In an unusually fair and balanced piece on its website entitled ‘What makes Marine Le Pen far-right?’, even the BBC struggled to answer the question it had set itself. With his infamous anti-Semitism and Holocaust minimising, nobody would doubt that Marine’s father Jean-Marie could be called ‘far-right’. But are we to take his daughter’s abjuring of her father as counting for nothing? When she herself said that the French nation should not be held accountable for the actions of Vichy, her critics immediately pounced: she is her father’s daughter!
But what she said (playing to an ugly part of her base though it may well have been) was also a statement that the British government of the day (which recognised only the Free French) would have agreed with. Certainly there is some distance between this and Holocaust denial, which exists in her party, certainly, but would not appear to be Marine’s bag.
Perhaps what people really mean by far-right today relates to the Islam and immigration business. Yet what has Marine Le Pen said on this that Europe’s political mainstream has not?
On the campaign trail last year, former president Nicolas Sarkozy promised to lead a ‘merciless war’ against Islamic extremism, adding: ‘In France the only community that matters is the French community. If you want to become French, you speak French, you live like the French.’ Is Sarkozy ‘far-right’? Or Mark Rutte? Before the recent Dutch elections the Liberal (VVD) party’s prime minister told immigrants: ‘Act normal, or go away.’ And: ‘If you live in a country where you get so annoyed with how we deal with each other, you have a choice. Get out. You don’t have to be here.’
As for shutting down extremist mosques: last summer — after Father Jacques Hamel was slaughtered in the sanctuary of his church near Rouen — the left-wing Manuel Valls (who was then prime minister) boasted that he would shut down extremist mosques in an effort to wipe out the ‘poison’ of Islamic extremism. In August, interior minister (later prime minister) Bernard Cazeneuve boasted of having shut 20 extremist mosques in that year alone. Cazeneuve represents the French Socialist party.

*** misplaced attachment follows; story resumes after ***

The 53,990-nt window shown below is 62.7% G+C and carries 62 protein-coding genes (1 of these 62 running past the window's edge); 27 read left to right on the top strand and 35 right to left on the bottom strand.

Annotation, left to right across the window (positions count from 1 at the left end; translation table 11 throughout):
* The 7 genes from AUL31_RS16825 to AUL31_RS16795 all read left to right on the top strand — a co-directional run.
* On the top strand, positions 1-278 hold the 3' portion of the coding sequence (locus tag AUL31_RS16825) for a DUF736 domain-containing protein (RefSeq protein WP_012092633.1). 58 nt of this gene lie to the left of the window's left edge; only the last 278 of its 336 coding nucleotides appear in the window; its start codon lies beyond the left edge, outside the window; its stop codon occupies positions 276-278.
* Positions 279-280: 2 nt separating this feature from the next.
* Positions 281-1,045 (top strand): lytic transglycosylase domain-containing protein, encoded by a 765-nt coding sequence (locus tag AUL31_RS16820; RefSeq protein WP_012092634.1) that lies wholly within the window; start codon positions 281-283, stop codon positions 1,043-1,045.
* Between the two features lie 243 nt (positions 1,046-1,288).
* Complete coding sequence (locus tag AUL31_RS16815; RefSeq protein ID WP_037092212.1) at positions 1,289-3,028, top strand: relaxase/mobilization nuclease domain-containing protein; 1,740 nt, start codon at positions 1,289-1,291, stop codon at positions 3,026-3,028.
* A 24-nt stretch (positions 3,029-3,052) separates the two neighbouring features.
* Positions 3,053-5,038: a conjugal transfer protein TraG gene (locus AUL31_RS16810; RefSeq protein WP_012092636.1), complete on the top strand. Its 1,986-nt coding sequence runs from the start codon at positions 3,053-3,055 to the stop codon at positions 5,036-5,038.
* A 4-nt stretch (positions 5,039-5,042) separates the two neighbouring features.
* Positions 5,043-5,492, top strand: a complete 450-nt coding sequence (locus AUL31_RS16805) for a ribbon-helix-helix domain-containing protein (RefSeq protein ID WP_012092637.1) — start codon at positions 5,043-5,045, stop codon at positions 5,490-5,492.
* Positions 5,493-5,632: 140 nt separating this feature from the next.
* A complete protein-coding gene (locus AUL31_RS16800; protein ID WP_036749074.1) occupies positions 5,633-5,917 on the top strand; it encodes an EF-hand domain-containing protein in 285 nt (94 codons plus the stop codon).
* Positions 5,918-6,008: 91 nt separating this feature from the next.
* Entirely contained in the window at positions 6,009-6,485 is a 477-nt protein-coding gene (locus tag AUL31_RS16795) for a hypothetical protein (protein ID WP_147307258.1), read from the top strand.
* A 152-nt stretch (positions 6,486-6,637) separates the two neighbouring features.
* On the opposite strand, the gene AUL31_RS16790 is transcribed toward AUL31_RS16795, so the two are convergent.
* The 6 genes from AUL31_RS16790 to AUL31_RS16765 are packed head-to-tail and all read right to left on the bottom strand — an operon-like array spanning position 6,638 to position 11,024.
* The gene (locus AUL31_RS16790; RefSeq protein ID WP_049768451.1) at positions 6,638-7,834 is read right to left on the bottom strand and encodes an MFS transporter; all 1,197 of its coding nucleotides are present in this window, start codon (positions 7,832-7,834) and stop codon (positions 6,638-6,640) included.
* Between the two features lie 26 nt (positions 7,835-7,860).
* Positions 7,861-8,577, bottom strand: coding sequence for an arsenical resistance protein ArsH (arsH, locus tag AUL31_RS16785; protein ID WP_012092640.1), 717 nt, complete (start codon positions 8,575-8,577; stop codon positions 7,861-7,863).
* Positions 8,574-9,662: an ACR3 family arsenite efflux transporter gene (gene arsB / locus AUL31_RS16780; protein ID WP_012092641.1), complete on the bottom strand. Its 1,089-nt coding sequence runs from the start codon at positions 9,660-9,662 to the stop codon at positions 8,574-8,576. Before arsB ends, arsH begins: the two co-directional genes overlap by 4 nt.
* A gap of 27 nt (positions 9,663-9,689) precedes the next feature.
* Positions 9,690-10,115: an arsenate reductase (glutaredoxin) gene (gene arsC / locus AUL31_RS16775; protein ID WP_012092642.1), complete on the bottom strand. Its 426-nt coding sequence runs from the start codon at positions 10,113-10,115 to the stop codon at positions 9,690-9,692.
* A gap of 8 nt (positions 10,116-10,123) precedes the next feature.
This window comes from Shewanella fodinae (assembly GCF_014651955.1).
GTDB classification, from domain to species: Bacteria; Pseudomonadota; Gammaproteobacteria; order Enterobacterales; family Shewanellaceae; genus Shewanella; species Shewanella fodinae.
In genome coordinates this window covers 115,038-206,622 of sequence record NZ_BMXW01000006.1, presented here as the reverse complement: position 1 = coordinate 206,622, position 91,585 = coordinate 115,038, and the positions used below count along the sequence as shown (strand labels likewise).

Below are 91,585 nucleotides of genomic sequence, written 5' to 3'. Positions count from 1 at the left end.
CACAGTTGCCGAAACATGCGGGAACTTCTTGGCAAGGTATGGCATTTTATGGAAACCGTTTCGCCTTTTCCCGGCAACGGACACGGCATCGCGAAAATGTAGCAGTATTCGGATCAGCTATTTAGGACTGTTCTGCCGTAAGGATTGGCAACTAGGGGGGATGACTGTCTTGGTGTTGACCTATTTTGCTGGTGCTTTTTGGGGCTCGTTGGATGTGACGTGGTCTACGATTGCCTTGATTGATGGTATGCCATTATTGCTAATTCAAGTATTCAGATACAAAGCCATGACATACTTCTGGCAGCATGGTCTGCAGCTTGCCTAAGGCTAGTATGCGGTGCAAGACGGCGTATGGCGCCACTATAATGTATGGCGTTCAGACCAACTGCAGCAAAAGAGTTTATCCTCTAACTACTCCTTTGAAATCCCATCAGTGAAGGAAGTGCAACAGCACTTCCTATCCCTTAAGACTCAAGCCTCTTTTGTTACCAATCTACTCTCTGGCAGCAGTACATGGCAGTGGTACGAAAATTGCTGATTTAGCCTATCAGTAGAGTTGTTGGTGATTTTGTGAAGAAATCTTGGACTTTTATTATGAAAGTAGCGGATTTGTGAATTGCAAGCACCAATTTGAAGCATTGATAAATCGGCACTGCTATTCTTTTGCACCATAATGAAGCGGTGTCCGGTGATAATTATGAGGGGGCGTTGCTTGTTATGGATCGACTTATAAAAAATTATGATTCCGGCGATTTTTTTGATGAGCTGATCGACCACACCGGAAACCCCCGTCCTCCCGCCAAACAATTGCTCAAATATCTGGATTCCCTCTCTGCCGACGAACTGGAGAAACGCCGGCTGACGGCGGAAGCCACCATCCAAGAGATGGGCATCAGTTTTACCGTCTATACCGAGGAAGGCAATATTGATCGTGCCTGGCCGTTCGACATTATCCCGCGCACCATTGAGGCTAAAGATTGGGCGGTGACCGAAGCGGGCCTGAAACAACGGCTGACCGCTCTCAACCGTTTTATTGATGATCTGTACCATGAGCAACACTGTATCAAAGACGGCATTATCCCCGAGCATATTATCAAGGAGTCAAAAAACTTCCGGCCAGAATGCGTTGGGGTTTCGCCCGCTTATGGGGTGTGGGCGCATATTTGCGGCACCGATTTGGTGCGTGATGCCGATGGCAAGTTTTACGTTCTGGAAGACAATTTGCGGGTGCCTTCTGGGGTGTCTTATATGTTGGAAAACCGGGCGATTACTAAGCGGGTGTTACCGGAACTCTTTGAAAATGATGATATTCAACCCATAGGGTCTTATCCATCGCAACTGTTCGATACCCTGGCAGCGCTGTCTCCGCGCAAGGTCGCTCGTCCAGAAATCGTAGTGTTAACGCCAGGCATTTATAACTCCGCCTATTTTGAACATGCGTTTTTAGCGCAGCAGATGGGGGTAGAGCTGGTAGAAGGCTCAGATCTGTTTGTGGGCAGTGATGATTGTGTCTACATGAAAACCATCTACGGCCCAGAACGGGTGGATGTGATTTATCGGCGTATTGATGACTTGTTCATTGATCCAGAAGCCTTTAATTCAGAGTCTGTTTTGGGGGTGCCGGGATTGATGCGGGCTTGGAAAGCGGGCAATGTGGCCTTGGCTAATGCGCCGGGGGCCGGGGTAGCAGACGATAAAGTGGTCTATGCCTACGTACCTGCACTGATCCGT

In the run-up to Sunday’s vote, much has been made of the fact that Le Pen and her niece Marion are against gay marriage. But if that were far-right it would make every UK government until four years ago — and every government in the world before the present century — beyond the political pale.
Of course, to the residents of each country there are parties which have echoes that an outsider cannot always hear. Some of what understandably worries the French comes, like anti-Semitism, on the edge of a remark. But in each country on the continent I have travelled around, over-liberal usage of the appellation is grinding down the political gearbox. Not just because it is so often used to advance a particular cause (such as eliding the difference between openly racist parties and those which expel racist supporters), but also because once a ‘far-right’ tag is in the air, the brakes come off all political argument.
In February, Chatham House released a poll which asked 10,000 Europeans whether they agreed or not with the statement ‘All further migration from mainly Muslim countries should be stopped’. The majority of the public in eight out of the ten countries surveyed (including France and Germany) agreed with its premise. In only two countries was this a minority opinion. In one of them — the UK — only 47 per cent of the public agreed that all further Muslim immigration should be stopped.
Of course, the habit of the political left and mainstream right continues to be to call all such opinion ‘far-right’, even when it encompasses the majority of the public. However, doing so ignores political shifts occurring due to events rather than incipient fascism, and scares away mainstream politicians from addressing — rather than merely bloviating around — societal problem voters are asking them to tackle.
For now, it is largely agreed that Marine Le Pen is ‘far-right’ because her father is Jean-Marie Le Pen; that his is the tradition she comes from; that her party’s roots remain ugly and that she is pretending to be more moderate than she is to get into political office. It will help keep her from the presidency this time.
But Europe’s cordon sanitaire is straining and at some point may well break. Anyone who actually wants to contain the effluence should learn how to police the boundaries rather better — not to mention more accurately.